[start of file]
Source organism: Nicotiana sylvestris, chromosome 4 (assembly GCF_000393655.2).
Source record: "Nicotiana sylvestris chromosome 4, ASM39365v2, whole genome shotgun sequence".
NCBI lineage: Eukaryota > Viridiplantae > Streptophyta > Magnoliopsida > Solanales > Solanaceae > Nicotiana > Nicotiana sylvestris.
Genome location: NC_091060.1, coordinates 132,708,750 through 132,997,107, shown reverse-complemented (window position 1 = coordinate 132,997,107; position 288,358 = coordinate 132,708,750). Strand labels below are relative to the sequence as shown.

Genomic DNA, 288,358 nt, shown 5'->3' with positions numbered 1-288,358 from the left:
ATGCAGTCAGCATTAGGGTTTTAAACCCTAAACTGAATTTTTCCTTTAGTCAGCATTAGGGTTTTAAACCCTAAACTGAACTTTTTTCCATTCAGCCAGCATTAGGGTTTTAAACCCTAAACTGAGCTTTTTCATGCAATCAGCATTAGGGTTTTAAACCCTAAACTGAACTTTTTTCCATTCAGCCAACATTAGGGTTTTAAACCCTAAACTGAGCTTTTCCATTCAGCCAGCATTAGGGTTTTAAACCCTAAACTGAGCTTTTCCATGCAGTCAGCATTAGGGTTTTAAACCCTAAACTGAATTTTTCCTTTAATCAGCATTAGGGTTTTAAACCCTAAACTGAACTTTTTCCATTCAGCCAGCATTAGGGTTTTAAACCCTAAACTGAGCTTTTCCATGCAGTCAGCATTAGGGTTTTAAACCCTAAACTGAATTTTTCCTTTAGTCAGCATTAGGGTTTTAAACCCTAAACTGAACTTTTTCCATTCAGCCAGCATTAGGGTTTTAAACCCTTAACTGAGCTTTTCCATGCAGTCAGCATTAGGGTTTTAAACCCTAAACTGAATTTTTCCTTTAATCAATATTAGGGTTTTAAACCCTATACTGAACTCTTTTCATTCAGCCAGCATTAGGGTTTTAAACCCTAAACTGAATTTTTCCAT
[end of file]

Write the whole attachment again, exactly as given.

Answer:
Source organism: Nicotiana sylvestris, chromosome 4 (assembly GCF_000393655.2).
Source record: "Nicotiana sylvestris chromosome 4, ASM39365v2, whole genome shotgun sequence".
NCBI lineage: Eukaryota > Viridiplantae > Streptophyta > Magnoliopsida > Solanales > Solanaceae > Nicotiana > Nicotiana sylvestris.
Genome location: NC_091060.1, coordinates 132,708,750 through 132,997,107, shown reverse-complemented (window position 1 = coordinate 132,997,107; position 288,358 = coordinate 132,708,750). Strand labels below are relative to the sequence as shown.

Genomic DNA, 288,358 nt, shown 5'->3' with positions numbered 1-288,358 from the left:
ATGCAGTCAGCATTAGGGTTTTAAACCCTAAACTGAATTTTTCCTTTAGTCAGCATTAGGGTTTTAAACCCTAAACTGAACTTTTTTCCATTCAGCCAGCATTAGGGTTTTAAACCCTAAACTGAGCTTTTTCATGCAATCAGCATTAGGGTTTTAAACCCTAAACTGAACTTTTTTCCATTCAGCCAACATTAGGGTTTTAAACCCTAAACTGAGCTTTTCCATTCAGCCAGCATTAGGGTTTTAAACCCTAAACTGAGCTTTTCCATGCAGTCAGCATTAGGGTTTTAAACCCTAAACTGAATTTTTCCTTTAATCAGCATTAGGGTTTTAAACCCTAAACTGAACTTTTTCCATTCAGCCAGCATTAGGGTTTTAAACCCTAAACTGAGCTTTTCCATGCAGTCAGCATTAGGGTTTTAAACCCTAAACTGAATTTTTCCTTTAGTCAGCATTAGGGTTTTAAACCCTAAACTGAACTTTTTCCATTCAGCCAGCATTAGGGTTTTAAACCCTTAACTGAGCTTTTCCATGCAGTCAGCATTAGGGTTTTAAACCCTAAACTGAATTTTTCCTTTAATCAATATTAGGGTTTTAAACCCTATACTGAACTCTTTTCATTCAGCCAGCATTAGGGTTTTAAACCCTAAACTGAATTTTTCCAT